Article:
JLA: Earth 2
Grant Morrison, writer,
Frank Quitely, artist
(DC Comics, 2000)

One of the alternate universes erased during DC's landmark Crisis on Infinite Earths mini-series included a world where the usual DC heroes have gone bad. Superman becomes the pompous Ultraman, Wonder Woman becomes the dominatrix Superwoman, Batman turns into the Machiavellian antihero Owlman, the Flash is drug-addicted Johnny Quick and Green Lantern is the dual-personalitied Power Ring. Together, they are the Crime Syndicate of Amerika, and the only hero standing against them is Alexander Luthor, counterpart to Superman's nemesis Lex Luthor.

Well, now the alternate universe is back, negating for whatever reason yet another bold decision made by DC in Crisis. Why, I keep wondering, did they bother to eliminate all of these alternate universes and alternate characters if they're going to keep bringing them back?

With that complaint sharply registered, I'll add this note: it's a damn good story.

Alexander Luthor finds a way to transfer from his antimatter universe into this one, where he enlists the aid of the Justice League of America to defeat their evil counterparts. To keep things fair, I suppose, JLA members Aquaman and Martian Manhunter stay behind while the Big 5 go with Luthor into the antimatter world. Things there are very different ... it's a place where our "good" equals their "evil," and attempts to impose order are doomed to failure. Of course, watching our heroes deal with these new surroundings is fun, and seeing Batman interact with his still-living father in that world are sterling moments indeed.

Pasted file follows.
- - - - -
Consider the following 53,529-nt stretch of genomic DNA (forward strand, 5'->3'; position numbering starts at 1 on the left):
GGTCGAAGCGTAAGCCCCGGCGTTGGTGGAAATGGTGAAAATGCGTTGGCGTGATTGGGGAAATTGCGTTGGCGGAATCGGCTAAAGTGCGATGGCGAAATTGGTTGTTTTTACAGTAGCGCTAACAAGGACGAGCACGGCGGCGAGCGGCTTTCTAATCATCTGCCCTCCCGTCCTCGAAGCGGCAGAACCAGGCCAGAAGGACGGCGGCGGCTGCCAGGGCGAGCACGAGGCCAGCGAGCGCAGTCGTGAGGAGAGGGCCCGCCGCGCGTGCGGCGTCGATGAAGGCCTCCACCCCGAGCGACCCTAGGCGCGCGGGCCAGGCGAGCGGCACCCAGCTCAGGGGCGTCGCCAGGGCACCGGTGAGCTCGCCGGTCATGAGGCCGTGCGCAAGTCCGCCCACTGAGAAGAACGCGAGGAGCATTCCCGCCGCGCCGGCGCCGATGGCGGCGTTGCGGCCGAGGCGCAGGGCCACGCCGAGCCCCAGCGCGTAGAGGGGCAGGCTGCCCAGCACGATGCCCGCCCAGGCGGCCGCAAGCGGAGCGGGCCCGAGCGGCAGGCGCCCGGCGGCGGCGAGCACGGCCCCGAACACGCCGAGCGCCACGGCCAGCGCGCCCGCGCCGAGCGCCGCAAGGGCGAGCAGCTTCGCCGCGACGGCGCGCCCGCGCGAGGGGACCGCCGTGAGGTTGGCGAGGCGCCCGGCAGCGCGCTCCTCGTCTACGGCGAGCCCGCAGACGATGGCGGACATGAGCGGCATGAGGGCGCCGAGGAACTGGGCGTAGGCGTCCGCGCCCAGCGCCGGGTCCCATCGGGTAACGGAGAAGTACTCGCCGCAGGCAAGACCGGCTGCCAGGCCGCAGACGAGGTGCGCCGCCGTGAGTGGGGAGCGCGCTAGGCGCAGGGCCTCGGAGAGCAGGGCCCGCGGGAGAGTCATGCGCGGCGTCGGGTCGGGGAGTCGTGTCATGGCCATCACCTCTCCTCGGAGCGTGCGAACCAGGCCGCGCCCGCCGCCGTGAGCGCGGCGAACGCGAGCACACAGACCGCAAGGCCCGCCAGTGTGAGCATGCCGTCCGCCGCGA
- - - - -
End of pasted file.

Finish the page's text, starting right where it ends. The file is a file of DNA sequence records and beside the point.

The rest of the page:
Things really heat up when the anti-heroes find a way into our world, where they instantly begin wreaking major havoc.

I have to question penciller Frank Quitely's decision to give all of his characters -- and I do mean all of them -- Julia Roberts' lips and Jay Leno's chin. It's not the wisest of design choices, in my book. Otherwise, however, Quitely did a good job of fielding the action in this cross-dimensional tale.

[ by Tom Knapp ]



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